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Guzman v. United States Department of Agriculture Food and Nutrition Service

United States District Court, S.D. New York

March 18, 2013

JUAN F. GUZMAN, FRANCISCO G. GUZMAN, OWNERS 3607 BROADWAY FOOD CENTER, INC., Plaintiffs,
v.
UNITED STATES DEPARTMENT OF AGRICULTURE FOOD AND NUTRITION SERVICE, Defendant

Page 489

Juan F. Guzman, Plaintiff, Pro se, New York, NY.

For United States Department of Agriculture Food and Nutrition Service, Defendant: Jeffrey Kenneth Powell, LEAD ATTORNEY, U.S. Attorney's Office, SDNY, New York, Ny.

OPINION

Paul G. Gardephe, United State District Judge.

Page 490

MEMORANDUM OPINION & ORDER

In this action, pro se Plaintiffs 3607 Broadway Food Center, Inc. (" 3607 Broadway" ) and its owners Juan F. Guzman and Francisco G. Guzman challenge an administrative decision of the United States Department of Agriculture (" USDA" ) disqualifying 3607 Broadway from participating in the Supplemental Nutrition Assistance Program (" SNAP" ) for six years. (See Am. Cmplt. ¶ IV)[1] The USDA Food and Nutrition Service (" FNS" ) imposed the six-year disqualification sanction after 3607 Broadway had been disqualified from participating in the Special Supplemental Nutrition Program for Women, Infants, and Children (" WIC" ).

The Government has moved for summary judgment. (Dkt. Nos. 7, 11) Plaintiffs do not dispute or challenge the validity of the WIC disqualification but contend that they should not have been disqualified from participation in the SNAP program. The Government argues that the USDA's decision to suspend 3607 Broadway from the SNAP program was mandated by the relevant regulations and, in any event, was not arbitrary and capricious. For the reasons stated below, the Government's motion for summary judgment will be granted.

BACKGROUND

I. STATUTORY AND REGULATORY BACKGROUND

WIC provides " supplemental foods and nutrition education" to pregnant, post-partum, and breast-feeding women, as well as to children from low-income families. 42 U.S.C. § 1786(a) WIC is funded by the USDA and is subject to federal regulations, but is state-administered. In New York, WIC is administered by the New York State Department of Health (" DOH" ). DOH authorizes vendors to participate in WIC and sanctions vendors who violate the regulations that govern the program. See 42 U.S.C. § 1786(f); 7 C.F.R. § § 246.3, 246.4, 246.12(j); Kim v. United States, 822 F.Supp. 107, 108 (E.D.N.Y. 1993).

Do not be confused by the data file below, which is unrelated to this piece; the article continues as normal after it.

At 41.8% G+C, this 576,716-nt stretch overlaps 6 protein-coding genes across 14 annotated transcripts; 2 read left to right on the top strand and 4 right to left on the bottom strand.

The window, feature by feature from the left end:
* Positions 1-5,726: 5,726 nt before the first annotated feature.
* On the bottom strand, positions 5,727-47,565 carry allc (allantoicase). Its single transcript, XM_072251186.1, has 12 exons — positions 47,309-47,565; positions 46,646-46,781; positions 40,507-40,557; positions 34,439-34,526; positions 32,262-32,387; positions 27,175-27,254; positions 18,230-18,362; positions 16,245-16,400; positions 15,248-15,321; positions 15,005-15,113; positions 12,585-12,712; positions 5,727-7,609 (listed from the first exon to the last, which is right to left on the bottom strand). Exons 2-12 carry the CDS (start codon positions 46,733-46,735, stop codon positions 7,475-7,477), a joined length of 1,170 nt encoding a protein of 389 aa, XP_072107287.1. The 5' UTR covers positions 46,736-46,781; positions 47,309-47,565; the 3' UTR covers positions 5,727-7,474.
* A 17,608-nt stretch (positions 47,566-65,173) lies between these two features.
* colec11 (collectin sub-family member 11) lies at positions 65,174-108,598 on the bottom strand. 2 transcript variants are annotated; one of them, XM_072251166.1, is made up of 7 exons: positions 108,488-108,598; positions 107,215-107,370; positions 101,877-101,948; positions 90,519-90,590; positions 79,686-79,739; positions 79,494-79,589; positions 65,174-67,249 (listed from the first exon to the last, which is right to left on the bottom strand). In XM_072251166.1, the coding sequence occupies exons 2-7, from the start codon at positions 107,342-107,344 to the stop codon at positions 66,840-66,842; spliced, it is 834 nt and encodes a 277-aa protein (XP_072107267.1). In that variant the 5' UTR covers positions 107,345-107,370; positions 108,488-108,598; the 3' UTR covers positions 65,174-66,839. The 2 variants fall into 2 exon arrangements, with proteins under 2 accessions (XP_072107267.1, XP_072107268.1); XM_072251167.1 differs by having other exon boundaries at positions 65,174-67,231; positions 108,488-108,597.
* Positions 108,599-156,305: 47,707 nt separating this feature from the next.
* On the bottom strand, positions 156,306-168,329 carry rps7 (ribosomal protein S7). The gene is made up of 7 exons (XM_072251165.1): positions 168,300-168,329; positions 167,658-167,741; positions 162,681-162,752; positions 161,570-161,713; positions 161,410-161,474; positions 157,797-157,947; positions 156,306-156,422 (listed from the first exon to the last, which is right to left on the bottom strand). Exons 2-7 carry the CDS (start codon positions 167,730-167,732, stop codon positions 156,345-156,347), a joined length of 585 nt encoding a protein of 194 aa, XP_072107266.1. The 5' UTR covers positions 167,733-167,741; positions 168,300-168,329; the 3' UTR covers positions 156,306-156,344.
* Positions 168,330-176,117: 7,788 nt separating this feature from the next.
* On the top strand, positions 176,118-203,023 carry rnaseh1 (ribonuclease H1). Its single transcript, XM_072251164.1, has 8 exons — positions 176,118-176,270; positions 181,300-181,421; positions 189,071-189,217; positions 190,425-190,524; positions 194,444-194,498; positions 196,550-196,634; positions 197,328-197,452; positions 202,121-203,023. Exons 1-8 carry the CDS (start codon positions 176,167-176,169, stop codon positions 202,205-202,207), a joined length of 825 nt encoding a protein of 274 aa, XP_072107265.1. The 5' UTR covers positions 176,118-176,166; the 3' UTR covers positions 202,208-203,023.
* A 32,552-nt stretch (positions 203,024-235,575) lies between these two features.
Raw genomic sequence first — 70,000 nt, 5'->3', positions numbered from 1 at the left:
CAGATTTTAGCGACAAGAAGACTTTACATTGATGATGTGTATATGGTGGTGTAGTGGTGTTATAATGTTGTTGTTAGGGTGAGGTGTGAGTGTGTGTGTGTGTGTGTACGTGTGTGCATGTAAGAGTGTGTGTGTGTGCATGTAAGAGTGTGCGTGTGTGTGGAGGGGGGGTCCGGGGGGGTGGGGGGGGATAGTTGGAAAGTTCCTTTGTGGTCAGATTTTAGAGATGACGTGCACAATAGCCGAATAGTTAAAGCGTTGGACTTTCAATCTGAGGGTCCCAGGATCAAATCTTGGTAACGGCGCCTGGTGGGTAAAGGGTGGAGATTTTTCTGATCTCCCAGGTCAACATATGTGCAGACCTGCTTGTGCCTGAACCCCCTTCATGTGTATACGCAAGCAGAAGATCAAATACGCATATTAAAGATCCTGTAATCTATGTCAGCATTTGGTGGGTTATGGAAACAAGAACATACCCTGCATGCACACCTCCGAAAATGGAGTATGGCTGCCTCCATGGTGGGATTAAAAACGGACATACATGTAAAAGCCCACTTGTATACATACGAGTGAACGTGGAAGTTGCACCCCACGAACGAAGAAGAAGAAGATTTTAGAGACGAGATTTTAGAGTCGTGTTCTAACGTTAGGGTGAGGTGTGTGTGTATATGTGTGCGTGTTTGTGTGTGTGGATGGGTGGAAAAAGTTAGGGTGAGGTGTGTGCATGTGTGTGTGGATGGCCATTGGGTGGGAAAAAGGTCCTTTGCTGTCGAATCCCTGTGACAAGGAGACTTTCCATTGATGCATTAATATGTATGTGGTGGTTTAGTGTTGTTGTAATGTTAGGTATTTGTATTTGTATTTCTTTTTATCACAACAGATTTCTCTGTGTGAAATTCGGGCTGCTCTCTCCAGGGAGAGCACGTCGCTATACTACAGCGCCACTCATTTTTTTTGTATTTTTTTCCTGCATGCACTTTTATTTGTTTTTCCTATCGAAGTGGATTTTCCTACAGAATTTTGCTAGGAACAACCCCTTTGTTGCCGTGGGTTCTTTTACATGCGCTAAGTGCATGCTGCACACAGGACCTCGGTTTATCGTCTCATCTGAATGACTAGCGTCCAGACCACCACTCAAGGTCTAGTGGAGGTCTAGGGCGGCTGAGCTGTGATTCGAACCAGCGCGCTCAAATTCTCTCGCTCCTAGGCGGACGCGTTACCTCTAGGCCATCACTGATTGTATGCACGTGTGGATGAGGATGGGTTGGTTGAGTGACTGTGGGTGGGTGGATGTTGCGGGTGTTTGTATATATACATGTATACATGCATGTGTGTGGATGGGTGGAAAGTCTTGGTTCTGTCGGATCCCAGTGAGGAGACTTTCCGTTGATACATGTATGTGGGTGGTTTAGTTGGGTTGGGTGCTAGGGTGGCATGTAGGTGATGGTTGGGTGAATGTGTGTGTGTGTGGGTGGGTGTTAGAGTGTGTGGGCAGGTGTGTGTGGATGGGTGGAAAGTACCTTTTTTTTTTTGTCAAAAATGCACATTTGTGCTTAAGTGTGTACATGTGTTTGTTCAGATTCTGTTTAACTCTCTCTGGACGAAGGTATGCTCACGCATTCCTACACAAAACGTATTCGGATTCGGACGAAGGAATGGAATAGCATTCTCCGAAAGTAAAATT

SNAP provides benefits designed to increase the food purchasing power of eligible beneficiaries. These benefits are distributed through Electronic Benefits Transfer (" EBT') cards, and are used to purchase eligible food items at participating retail food stores. The Government then pays those food stores the full face value of the purchased items. 7 U.S.C. § 2013.

Pursuant to its authority under the Food and Nutrition Act of 2008 (" FNA" ), the USDA has promulgated regulations that govern the WIC and SNAP programs.

Page 491

While the DOH sanctions those vendors that violate WIC regulations, FNS is responsible for imposing sanctions on vendors that violate SNAP regulations. 7 C.F.R. § 278.6(a). Violations of the SNAP regulations may result in temporary or permanent suspension from the SNAP program. (Id.) FNS may impose a civil monetary penalty in lieu of disqualification, however, where it " determines that a disqualification would cause hardship" to households receiving SNAP benefits. (Id.) Such a hardship exists where " the firm subject to a disqualification is selling a substantial variety of staple food items[] and . . . there is no other authorized retail food store in the area selling as large a variety of staple food items at comparable prices." 7 C.F.R. § 278.6(f)(1).

Under certain circumstances, FNS is required to disqualify a food store from participating in the SNAP program where that store has been disqualified from participating in the WIC program. For example, reciprocal disqualification from the SNAP program is required where a food store has been disqualified from WIC based on a " pattern of claiming reimbursement for the sale of an amount of a specific food item which exceeds the store's documented inventory of that food item for a specified period of time." 7 C.F.R. § 278.6(e)(8)(i)(A); see also 7 U.S.C. § ...


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